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old apis out, new frameworks in, where is Java EE 6 heading?

fahd helwani
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Joined: Jul 18, 2006
Posts: 63

Hi guys,

it's a great effort what you are doing here by hosting all these authors, keep it up

meanwhile I got couple questions to Mr Mick Knutson: after taking a look at the book and going through the index and few pages available on amazon, I'm wondering about the things: first in the case of the removal of lots of old apis "Which you listed some of them like JAX-RPC" what will happen about backward compatibility? does it mean that over time the old J2EE applications will be absolute and won't work? doesn't that violate the fact that Java maintained backward compatibility all these years?

my second question is about all the frameworks that can be integrated into Java EE 6, I remember back in the old days that JPA came as a standard for all the persistence frameworks that took away lots of complexity of the persistency in Java EE? do you think that by time such new frameworks, especially the scripting languages, will become part of Java EE, or even take over major parts of it? if these are used as extensions, will they find their way into the framework eventually?

thank you again.
Fahd


SCJP 5 (80%), SCWCD 5 (85%), SCBCD 5 (80%), CAPM, SCEA/OCMJEA
Mick Knutson
author
Ranch Hand

Joined: Jul 10, 2007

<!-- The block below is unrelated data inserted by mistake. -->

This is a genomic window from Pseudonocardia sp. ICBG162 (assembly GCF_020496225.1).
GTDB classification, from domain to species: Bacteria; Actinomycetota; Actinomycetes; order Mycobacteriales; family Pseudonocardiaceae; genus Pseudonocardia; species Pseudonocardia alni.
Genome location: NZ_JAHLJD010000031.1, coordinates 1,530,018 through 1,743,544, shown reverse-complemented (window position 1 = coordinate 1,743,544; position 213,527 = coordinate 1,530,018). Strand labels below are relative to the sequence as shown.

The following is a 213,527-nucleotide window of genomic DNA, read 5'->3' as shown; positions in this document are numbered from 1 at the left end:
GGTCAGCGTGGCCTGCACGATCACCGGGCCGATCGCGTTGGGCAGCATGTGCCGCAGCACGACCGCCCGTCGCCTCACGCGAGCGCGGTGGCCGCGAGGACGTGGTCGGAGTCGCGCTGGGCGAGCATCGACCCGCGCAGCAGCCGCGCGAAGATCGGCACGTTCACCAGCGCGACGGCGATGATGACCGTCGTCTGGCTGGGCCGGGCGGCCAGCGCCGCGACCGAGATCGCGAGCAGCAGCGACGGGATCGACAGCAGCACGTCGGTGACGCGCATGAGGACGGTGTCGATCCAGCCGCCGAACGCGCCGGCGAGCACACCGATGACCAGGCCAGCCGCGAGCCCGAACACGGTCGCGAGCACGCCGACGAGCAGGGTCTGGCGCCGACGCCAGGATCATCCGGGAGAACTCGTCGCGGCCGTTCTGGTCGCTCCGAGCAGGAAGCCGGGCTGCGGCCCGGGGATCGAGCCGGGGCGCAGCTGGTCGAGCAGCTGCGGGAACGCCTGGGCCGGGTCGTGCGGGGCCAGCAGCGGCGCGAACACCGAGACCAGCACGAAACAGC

Posts: 37
fahd helwani wrote:
meanwhile I got couple questions to Mr Mick Knutson: after taking a look at the book and going through the index and few pages available on amazon, I'm wondering about the things: first in the case of the removal of lots of old apis "Which you listed some of them like JAX-RPC" what will happen about backward compatibility? does it mean that over time the old J2EE applications will be absolute and won't work? doesn't that violate the fact that Java maintained backward compatibility all these years?


Oracle states that at some point these will be removed. I dont think that maintaining backward compatibility in the future versions of the Java EE spec will be possible.
At some point, projects that wish to upgrade to newer versions of the Java EE spec will have a certain amount of re-factoring involved.


fahd helwani wrote:my second question is about all the frameworks that can be integrated into Java EE 6, I remember back in the old days that JPA came as a standard for all the persistence frameworks that took away lots of complexity of the persistency in Java EE? do you think that by time such new frameworks, especially the scripting languages, will become part of Java EE, or even take over major parts of it? if these are used as extensions, will they find their way into the framework eventually?

thank you again.
Fahd

I think other frameworks are the drivers for many of the Java EE standards. CDI has roots in Spring and Guice. JPA has roots in hibernate and iBatis.


... Mick Knutson
http://baselogic.com - [Java EE6 Cookbook for securing, tuning, and extending enterprise applications (PACKT)] - [Java EE6 Cookbook (PACKT) (on Amazon)]
megan smith
Greenhorn

Joined: Nov 30, 2009
Posts: 22


"I think other frameworks are the drivers for many of the Java EE standards. CDI has roots in Spring and Guice. JPA has roots in hibernate and iBatis. "

So does JAVA EE6 have all features Spring offers?
Mick Knutson
author
Ranch Hand

Joined: Jul 10, 2007
Posts: 37
megan smith wrote:

"I think other frameworks are the drivers for many of the Java EE standards. CDI has roots in Spring and Guice. JPA has roots in hibernate and iBatis. "

So does JAVA EE6 have all features Spring offers?

No.
But CDI is a form of dependency injection just like Spring.
fahd helwani
Ranch Hand

Joined: Jul 18, 2006
Posts: 63

Thanks Mick
 
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subject: old apis out, new frameworks in, where is Java EE 6 heading?